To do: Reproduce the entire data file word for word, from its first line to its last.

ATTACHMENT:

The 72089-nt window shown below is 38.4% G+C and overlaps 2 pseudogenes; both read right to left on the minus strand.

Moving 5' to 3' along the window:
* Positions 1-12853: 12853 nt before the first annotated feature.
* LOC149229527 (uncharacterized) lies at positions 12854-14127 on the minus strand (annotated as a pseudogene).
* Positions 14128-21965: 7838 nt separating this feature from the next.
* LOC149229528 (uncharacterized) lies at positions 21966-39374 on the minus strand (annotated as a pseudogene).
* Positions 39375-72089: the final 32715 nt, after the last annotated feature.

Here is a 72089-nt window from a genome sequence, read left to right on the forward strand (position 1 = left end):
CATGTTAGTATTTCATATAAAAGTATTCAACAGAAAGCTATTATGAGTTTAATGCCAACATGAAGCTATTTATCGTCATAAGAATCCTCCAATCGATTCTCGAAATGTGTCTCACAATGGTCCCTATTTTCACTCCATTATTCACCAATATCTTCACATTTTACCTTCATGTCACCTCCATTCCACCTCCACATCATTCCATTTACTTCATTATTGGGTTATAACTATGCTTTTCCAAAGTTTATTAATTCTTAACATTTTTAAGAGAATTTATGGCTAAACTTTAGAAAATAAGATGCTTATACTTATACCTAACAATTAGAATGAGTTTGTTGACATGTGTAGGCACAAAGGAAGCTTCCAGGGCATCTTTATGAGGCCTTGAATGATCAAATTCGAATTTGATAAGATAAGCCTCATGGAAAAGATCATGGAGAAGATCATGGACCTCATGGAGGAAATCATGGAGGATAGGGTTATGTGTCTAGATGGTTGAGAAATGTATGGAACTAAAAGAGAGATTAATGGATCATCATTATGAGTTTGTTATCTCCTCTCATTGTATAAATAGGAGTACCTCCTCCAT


The 72089-nt window shown below is 38.4% G+C and overlaps 2 pseudogenes; both read right to left on the minus strand.

Moving 5' to 3' along the window:
* Positions 1-12853: 12853 nt before the first annotated feature.
* LOC149229527 (uncharacterized) lies at positions 12854-14127 on the minus strand (annotated as a pseudogene).
* Positions 14128-21965: 7838 nt separating this feature from the next.
* LOC149229528 (uncharacterized) lies at positions 21966-39374 on the minus strand (annotated as a pseudogene).
* Positions 39375-72089: the final 32715 nt, after the last annotated feature.

Here is a 72089-nt window from a genome sequence, read left to right on the forward strand (position 1 = left end):
CATGTTAGTATTTCATATAAAAGTATTCAACAGAAAGCTATTATGAGTTTAATGCCAACATGAAGCTATTTATCGTCATAAGAATCCTCCAATCGATTCTCGAAATGTGTCTCACAATGGTCCCTATTTTCACTCCATTATTCACCAATATCTTCACATTTTACCTTCATGTCACCTCCATTCCACCTCCACATCATTCCATTTACTTCATTATTGGGTTATAACTATGCTTTTCCAAAGTTTATTAATTCTTAACATTTTTAAGAGAATTTATGGCTAAACTTTAGAAAATAAGATGCTTATACTTATACCTAACAATTAGAATGAGTTTGTTGACATGTGTAGGCACAAAGGAAGCTTCCAGGGCATCTTTATGAGGCCTTGAATGATCAAATTCGAATTTGATAAGATAAGCCTCATGGAAAAGATCATGGAGAAGATCATGGACCTCATGGAGGAAATCATGGAGGATAGGGTTATGTGTCTAGATGGTTGAGAAATGTATGGAACTAAAAGAGAGATTAATGGATCATCATTATGAGTTTGTTATCTCCTCTCATTGTATAAATAGGAGTACCTCCTCCAT